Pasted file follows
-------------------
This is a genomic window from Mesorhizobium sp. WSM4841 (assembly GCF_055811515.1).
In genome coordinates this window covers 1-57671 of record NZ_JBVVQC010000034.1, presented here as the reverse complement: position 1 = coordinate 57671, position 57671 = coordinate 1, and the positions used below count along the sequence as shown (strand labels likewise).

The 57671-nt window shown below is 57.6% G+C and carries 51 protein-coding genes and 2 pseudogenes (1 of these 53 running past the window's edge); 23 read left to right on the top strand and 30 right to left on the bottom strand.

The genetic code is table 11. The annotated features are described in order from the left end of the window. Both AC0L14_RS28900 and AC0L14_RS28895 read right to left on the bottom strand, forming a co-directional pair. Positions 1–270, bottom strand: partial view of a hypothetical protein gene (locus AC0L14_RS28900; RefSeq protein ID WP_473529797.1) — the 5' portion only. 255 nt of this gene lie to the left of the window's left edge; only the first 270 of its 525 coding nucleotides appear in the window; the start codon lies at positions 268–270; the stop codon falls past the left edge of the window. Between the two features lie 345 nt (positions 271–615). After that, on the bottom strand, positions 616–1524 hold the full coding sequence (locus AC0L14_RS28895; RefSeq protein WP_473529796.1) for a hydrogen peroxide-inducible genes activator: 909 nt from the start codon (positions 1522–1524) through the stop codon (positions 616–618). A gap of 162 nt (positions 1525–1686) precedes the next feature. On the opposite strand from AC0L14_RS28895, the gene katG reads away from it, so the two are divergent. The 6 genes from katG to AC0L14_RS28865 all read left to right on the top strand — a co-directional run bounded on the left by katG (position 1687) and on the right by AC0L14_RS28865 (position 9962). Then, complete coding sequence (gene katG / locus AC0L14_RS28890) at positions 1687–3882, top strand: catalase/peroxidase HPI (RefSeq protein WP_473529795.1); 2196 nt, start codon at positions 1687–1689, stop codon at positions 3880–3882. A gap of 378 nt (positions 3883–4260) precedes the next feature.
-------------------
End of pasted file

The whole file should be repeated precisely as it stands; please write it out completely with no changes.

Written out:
This is a genomic window from Mesorhizobium sp. WSM4841 (assembly GCF_055811515.1).
In genome coordinates this window covers 1-57671 of record NZ_JBVVQC010000034.1, presented here as the reverse complement: position 1 = coordinate 57671, position 57671 = coordinate 1, and the positions used below count along the sequence as shown (strand labels likewise).

The 57671-nt window shown below is 57.6% G+C and carries 51 protein-coding genes and 2 pseudogenes (1 of these 53 running past the window's edge); 23 read left to right on the top strand and 30 right to left on the bottom strand.

The genetic code is table 11. The annotated features are described in order from the left end of the window. Both AC0L14_RS28900 and AC0L14_RS28895 read right to left on the bottom strand, forming a co-directional pair. Positions 1–270, bottom strand: partial view of a hypothetical protein gene (locus AC0L14_RS28900; RefSeq protein ID WP_473529797.1) — the 5' portion only. 255 nt of this gene lie to the left of the window's left edge; only the first 270 of its 525 coding nucleotides appear in the window; the start codon lies at positions 268–270; the stop codon falls past the left edge of the window. Between the two features lie 345 nt (positions 271–615). After that, on the bottom strand, positions 616–1524 hold the full coding sequence (locus AC0L14_RS28895; RefSeq protein WP_473529796.1) for a hydrogen peroxide-inducible genes activator: 909 nt from the start codon (positions 1522–1524) through the stop codon (positions 616–618). A gap of 162 nt (positions 1525–1686) precedes the next feature. On the opposite strand from AC0L14_RS28895, the gene katG reads away from it, so the two are divergent. The 6 genes from katG to AC0L14_RS28865 all read left to right on the top strand — a co-directional run bounded on the left by katG (position 1687) and on the right by AC0L14_RS28865 (position 9962). Then, complete coding sequence (gene katG / locus AC0L14_RS28890) at positions 1687–3882, top strand: catalase/peroxidase HPI (RefSeq protein WP_473529795.1); 2196 nt, start codon at positions 1687–1689, stop codon at positions 3880–3882. A gap of 378 nt (positions 3883–4260) precedes the next feature.